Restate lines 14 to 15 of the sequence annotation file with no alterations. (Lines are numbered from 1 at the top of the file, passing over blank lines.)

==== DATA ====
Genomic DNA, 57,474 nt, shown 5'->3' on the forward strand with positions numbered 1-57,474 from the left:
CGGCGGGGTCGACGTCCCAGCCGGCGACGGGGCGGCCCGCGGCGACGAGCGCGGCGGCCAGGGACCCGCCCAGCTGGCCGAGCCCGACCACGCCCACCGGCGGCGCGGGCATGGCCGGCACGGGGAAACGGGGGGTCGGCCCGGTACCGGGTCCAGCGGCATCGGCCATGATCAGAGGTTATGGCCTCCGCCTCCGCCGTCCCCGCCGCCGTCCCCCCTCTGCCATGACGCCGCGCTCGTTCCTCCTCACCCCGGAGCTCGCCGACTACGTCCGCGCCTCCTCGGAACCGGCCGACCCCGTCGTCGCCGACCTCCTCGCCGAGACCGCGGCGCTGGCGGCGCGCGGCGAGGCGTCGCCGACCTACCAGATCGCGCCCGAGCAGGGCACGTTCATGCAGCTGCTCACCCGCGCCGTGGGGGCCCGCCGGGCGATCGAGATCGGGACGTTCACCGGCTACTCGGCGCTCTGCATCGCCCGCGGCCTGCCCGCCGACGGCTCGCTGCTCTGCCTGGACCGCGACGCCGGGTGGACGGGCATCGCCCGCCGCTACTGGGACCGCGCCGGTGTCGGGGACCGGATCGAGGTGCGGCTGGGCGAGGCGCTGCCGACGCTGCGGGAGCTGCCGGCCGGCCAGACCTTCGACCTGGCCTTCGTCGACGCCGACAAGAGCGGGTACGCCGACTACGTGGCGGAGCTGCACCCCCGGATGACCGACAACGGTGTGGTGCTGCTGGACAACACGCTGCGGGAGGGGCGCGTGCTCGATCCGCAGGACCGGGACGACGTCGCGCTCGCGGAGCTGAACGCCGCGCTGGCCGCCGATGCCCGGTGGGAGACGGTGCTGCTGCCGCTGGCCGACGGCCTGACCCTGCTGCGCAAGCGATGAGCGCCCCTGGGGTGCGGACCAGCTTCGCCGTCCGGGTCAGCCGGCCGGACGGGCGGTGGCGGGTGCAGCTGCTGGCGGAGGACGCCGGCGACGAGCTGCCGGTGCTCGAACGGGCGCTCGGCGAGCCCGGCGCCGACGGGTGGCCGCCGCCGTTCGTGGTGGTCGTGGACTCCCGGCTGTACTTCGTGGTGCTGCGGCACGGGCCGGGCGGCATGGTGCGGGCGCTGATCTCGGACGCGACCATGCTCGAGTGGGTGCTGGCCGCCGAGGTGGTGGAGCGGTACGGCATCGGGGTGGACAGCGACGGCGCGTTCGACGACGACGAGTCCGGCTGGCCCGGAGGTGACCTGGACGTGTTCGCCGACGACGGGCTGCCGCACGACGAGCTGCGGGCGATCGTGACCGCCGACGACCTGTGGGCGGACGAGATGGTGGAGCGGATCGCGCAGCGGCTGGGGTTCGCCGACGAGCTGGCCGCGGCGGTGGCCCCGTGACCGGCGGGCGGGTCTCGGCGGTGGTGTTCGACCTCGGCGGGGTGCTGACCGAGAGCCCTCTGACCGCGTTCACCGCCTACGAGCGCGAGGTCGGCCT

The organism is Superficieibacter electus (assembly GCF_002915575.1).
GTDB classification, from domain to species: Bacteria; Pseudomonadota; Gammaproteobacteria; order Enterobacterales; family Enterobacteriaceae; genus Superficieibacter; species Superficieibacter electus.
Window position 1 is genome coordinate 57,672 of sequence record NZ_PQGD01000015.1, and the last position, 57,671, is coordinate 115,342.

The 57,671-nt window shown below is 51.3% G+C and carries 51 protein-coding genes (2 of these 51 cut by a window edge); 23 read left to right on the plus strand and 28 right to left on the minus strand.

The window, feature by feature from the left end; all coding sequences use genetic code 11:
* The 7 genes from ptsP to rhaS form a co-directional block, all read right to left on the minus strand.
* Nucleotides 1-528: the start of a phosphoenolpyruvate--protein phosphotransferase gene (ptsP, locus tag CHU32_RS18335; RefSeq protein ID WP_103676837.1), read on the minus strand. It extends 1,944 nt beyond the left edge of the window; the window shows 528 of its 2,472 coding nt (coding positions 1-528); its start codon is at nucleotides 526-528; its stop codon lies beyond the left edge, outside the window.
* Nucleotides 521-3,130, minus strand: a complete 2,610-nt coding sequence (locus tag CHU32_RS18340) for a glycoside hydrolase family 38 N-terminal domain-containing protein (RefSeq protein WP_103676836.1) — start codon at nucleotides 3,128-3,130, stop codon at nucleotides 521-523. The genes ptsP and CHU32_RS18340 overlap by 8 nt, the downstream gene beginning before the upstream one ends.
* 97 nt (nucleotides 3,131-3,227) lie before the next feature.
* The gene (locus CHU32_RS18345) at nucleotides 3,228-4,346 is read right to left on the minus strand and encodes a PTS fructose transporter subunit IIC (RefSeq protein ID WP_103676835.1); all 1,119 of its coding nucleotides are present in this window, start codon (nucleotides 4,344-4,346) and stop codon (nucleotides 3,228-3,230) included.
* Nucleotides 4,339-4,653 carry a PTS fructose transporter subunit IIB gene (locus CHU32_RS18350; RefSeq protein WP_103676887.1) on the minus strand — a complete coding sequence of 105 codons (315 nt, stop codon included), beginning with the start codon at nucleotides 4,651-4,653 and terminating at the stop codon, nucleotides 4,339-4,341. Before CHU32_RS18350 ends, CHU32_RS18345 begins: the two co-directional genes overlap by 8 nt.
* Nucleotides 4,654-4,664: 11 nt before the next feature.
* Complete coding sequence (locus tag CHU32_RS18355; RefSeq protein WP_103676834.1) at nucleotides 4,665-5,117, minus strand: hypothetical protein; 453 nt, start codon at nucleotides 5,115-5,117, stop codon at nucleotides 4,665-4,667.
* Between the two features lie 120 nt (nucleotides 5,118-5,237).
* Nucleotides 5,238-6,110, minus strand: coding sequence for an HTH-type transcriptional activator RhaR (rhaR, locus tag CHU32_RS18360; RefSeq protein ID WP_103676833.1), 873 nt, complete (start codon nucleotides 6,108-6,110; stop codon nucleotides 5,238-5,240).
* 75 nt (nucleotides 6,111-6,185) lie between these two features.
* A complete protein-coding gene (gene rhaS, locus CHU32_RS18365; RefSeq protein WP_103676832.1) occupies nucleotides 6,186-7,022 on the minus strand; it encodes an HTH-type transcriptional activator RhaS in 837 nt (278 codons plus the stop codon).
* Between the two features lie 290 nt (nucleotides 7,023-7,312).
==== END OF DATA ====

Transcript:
* Nucleotides 4,654-4,664: 11 nt before the next feature.
* Complete coding sequence (locus tag CHU32_RS18355; RefSeq protein WP_103676834.1) at nucleotides 4,665-5,117, minus strand: hypothetical protein; 453 nt, start codon at nucleotides 5,115-5,117, stop codon at nucleotides 4,665-4,667.